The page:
fur - definition in the British English Dictionary & Thesaurus - Cambridge Dictionaries Online (US)

Cambridge Dictionaries online Cambridge Dictionaries online

The most popular online dictionary and thesaurus for learners of English

English definition of “fur”

See all translations

fur

noun uk   /fɜːr/  us   /fɝː/

fur noun (HAIR)

B1 [C or U] the thick hair that covers the bodies of some animals, or the hair-covered skin(s) of animals, removed from their bodies: She stroked the rabbit's soft fur. "Is that real fur on your collar?" "Certainly not - I only wear fake fur." a fur coat Native Americans traded furs with early European settlers.
More examples

fur noun (GREY SUBSTANCE)

[U] a hard pale grey substance that can form on the inside of water pipes, kettles, etc.

fur noun (TONGUE)

fur

verb [I] uk   /fɜːr/  us   /fɝː/ (-rr-)
If water pipes, kettles, etc. fur, a hard grey substance forms on the inside: Over the years, the pipes in our house have slowly furred (up). (also fur up) If someone's arteries (= tubes that carry blood from your heart) fur, or something furs them, they become slightly blocked: Eating too much fat furs up your arteries which slows down the flow of blood.
(Definition of fur from the Cambridge Advanced Learners Dictionary & Thesaurus © Cambridge University Press)
What is the pronunciation of fur?
Add Cambridge dictionaries to your browser to your website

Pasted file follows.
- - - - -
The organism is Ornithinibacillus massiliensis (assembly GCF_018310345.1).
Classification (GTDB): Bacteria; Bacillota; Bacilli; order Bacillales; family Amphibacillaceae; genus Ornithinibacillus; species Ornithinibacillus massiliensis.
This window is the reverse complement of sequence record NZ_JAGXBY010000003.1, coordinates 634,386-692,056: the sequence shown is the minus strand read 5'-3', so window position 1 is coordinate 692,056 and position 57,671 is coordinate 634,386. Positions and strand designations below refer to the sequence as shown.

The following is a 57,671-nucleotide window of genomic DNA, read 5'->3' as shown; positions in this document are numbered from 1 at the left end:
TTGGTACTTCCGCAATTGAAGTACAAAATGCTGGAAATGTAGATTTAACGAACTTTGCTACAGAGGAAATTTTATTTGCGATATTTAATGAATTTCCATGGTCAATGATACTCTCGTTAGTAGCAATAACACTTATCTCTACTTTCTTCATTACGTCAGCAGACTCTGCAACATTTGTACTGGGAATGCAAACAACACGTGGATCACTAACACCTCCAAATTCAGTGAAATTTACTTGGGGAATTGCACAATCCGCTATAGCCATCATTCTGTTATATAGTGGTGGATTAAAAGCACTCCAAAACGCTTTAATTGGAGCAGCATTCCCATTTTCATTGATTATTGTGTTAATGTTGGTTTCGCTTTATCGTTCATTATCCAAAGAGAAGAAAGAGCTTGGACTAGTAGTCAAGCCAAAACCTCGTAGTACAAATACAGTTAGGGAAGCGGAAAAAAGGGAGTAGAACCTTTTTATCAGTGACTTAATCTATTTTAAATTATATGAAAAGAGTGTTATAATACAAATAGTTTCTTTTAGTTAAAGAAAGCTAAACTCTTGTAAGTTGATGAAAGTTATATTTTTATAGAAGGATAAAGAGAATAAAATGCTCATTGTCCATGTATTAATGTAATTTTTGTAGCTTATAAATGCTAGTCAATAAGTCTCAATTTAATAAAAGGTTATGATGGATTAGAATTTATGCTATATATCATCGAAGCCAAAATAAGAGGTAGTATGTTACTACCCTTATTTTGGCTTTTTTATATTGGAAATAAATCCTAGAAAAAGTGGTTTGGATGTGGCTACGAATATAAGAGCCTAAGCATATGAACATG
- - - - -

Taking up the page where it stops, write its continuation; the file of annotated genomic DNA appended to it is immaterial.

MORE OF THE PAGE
Definitions of “fur” in other dictionaries

Word of the Day

gale-force

(of winds) very strong

Word of the Day

They sometimes go here and they never go there: using adverbs of frequency

by Liz Walter,
April 29, 2015
Sometimes, always, often, never: these are some of the most common words in English.  Unfortunately, they are also some of the words that cause the most problems for students. Many of my students put them in the wrong place, often because that’s where they go in their own languages. They say things

Read More 

Evel abbreviation

May 04, 2015
English votes for English laws; the idea that only English (as opposed to Scottish, Welsh or Irish) MPs should be allowed to vote for laws that affect only England Yet these are the two principal constitutional proposals that have come from the Conservative party in its kneejerk response to Ukip’s English nationalism and

Read More